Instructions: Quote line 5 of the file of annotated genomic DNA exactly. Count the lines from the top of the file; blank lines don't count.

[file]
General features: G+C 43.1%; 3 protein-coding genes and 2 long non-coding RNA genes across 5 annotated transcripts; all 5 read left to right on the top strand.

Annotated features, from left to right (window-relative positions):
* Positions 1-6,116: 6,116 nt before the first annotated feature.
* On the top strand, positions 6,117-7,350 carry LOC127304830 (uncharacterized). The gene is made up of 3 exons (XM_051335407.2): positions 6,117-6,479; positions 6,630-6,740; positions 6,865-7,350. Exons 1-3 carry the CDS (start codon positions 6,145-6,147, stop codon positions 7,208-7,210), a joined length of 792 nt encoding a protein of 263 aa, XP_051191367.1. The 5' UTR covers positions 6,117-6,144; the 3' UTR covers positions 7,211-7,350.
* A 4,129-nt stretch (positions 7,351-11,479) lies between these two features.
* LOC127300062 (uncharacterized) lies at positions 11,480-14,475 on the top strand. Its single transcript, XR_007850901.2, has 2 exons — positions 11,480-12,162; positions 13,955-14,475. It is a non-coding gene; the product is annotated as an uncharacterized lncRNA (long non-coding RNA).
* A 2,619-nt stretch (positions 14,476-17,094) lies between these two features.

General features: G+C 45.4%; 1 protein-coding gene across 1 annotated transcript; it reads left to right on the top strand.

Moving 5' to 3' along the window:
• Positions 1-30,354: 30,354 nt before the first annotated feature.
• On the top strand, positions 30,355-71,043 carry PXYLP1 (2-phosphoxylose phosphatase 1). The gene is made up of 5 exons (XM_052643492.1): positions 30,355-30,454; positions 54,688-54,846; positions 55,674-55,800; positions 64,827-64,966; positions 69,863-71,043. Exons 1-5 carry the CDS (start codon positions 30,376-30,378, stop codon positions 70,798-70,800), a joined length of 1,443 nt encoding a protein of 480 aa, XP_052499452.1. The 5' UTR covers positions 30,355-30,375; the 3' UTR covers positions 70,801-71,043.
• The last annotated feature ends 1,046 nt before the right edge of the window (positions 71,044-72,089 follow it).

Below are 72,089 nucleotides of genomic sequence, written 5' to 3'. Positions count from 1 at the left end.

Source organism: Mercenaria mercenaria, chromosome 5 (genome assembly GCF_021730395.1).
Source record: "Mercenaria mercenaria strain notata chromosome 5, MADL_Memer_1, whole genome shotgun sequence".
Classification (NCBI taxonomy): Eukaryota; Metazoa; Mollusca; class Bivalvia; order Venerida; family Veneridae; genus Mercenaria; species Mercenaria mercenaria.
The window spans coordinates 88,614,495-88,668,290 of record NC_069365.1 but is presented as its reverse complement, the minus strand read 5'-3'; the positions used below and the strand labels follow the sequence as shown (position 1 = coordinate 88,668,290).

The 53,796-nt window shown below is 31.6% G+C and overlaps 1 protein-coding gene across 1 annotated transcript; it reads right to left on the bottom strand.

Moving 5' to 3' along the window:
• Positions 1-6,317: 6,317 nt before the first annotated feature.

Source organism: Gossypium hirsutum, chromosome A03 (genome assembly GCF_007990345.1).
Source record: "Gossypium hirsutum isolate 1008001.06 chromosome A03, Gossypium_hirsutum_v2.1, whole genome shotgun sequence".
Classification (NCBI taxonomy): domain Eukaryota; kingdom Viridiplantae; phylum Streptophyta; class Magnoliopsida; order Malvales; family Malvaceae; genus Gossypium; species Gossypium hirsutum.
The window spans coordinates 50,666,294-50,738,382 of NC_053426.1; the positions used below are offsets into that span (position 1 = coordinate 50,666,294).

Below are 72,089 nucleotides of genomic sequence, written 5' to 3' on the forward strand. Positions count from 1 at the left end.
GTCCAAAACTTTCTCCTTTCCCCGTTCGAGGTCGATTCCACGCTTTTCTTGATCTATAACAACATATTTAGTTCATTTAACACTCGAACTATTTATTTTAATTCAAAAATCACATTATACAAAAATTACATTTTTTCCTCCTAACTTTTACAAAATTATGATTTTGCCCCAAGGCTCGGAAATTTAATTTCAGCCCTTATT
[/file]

* A 4,129-nt stretch (positions 7,351-11,479) lies between these two features.